What do the Left and Center pedals do on my piano?


Here’s another good question and the answer will vary slightly depending on what type piano you have and who the manufacturer was.

 

GRAND PIANO PEDALS

Typically, on a grand piano, the left pedal is a soft pedal, the center pedal is usually a sostenuto pedal, and the right pedal is always the sustain pedal.

 

Soft Pedal.  The left pedal is typically a soft pedal.  On grands, it most always works by shifting the entire action to the right just a fraction of an inch to the right.  This allows the hammers to hit only 2 of the 3 strings in the treble, and one of the two strings in the tenor.  The bass, having only one string, will still sound since they are wider strings and the shift isn’t enough to move the hammer off the string.  It will hit the hammer striking surface a little off center, but that allows the string to contact the hammer at the part of the hammer head that should have softer, less compacted felt, resulting in a softer sound.

Note: some lesser expensive grand pianos may not have this feature.

Interestingly enough, I’ve been asked by customers to remove that extra space at the far right end of the keyboard between the last key and the cheek block, (not knowing of course what it’s purpose was) but this space is there on purpose in grands so that your shift pedal (soft pedal) will work.

 

Sostenuto pedal. The center pedal is usually the sostenuto pedal, and found mainly on good quality grands as well as professional grade uprights.  It is a pedal that is not often used except maybe in certain types of classical music.  It sustains ONLY the notes you just played, but not the ones after.  So, for instance, if you played a C E G major chord and held the keys down, then press the sostenuto (left) pedal and hold it, the chord you just played will still be sounding while all the other dampers are down on all the other notes of the piano.  Now, while that chord is sounding, you can go on and play the piano as usual, even using the sustain pedal, and even playing the notes of that same chord.  What it amounts to is that it holds up only the dampers of keys that were played, and will keep only those up as long as the pedal is depressed.  The regular sustain pedal will still operate all the other dampers as usual.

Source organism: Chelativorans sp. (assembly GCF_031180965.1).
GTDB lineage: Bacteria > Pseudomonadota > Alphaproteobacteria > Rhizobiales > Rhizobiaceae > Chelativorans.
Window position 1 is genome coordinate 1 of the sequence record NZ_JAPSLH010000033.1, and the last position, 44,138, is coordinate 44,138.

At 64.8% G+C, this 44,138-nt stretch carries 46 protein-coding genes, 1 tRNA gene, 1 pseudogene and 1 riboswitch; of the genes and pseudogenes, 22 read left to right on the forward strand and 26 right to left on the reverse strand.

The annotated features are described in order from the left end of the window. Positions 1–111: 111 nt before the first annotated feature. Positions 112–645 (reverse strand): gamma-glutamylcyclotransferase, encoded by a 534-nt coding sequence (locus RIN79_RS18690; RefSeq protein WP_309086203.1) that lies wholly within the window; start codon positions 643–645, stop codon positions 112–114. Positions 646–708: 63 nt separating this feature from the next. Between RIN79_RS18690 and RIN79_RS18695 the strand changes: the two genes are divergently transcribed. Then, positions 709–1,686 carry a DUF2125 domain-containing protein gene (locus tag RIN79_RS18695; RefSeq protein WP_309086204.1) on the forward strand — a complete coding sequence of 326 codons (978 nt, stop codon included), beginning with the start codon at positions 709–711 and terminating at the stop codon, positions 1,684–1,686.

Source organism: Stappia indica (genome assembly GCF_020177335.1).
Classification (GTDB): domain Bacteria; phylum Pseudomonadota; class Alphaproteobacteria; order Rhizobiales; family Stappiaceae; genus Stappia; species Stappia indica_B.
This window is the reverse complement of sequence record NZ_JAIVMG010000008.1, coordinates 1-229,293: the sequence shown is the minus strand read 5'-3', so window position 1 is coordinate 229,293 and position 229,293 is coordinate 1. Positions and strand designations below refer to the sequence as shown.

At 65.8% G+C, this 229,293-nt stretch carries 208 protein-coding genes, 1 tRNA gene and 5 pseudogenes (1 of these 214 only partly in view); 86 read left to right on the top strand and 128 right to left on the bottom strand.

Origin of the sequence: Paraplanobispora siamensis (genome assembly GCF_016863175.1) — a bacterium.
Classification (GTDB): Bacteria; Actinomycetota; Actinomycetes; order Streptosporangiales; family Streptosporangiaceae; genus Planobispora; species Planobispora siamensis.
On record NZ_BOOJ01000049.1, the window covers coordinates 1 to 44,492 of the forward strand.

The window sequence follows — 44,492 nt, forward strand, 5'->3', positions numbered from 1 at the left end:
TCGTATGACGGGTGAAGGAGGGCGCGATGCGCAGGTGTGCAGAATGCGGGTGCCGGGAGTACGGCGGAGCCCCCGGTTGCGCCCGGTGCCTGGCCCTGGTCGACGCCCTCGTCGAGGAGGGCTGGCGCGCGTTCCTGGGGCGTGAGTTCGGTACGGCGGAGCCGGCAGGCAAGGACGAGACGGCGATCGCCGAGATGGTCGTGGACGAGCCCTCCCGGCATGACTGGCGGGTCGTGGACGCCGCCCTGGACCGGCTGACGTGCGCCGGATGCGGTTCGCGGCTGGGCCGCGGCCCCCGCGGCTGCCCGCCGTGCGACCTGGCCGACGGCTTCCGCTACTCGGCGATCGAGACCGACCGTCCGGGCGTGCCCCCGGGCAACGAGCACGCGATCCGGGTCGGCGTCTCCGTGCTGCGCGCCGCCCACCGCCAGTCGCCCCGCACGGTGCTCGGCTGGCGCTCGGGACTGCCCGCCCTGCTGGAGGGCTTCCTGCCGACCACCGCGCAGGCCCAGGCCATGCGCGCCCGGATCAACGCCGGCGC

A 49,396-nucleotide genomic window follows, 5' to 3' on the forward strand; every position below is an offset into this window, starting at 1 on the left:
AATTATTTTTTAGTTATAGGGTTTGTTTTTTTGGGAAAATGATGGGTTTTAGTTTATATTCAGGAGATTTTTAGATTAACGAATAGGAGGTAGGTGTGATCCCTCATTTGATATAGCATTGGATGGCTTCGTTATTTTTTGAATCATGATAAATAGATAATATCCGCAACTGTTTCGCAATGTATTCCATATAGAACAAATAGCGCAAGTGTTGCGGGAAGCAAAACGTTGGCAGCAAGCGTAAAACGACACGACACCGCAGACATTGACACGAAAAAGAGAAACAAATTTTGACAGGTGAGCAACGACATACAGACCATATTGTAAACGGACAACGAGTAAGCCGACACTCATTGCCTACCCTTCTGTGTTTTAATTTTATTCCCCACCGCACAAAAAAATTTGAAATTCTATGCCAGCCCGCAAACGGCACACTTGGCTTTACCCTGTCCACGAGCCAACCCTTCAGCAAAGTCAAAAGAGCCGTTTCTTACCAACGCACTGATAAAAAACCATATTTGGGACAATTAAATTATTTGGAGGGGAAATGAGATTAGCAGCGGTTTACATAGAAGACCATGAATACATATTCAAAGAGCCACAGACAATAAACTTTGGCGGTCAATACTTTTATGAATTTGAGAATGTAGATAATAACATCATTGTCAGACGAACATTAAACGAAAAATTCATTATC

Note: some lesser expensive grand pianos may not have this feature, even though they have a center pedal.  In that case, it will likely just raise the bass dampers which mimics a sostenuto, but really it’s not a true sostenuto (like you find on most uprights, as will be explained later).

 

Sustain Pedal. The right pedal is the sustain pedal and is the most used pedal on the piano.  Simply, this pedal raises all the dampers off the strings to allow them to resonate freely, even after the key has returned to it’s rest position.  Any number of notes can be sustained at the same time since all the dampers in the piano (using this pedal) all lift at once.

 

 

UPRIGHT PIANO PEDALS

Typically, the left pedal is usually a soft pedal, the center pedal is either a “faux” sostenuto pedal (will explain later) or a practice pedal (extra soft lock-on), and the right pedal is always the sustain pedal.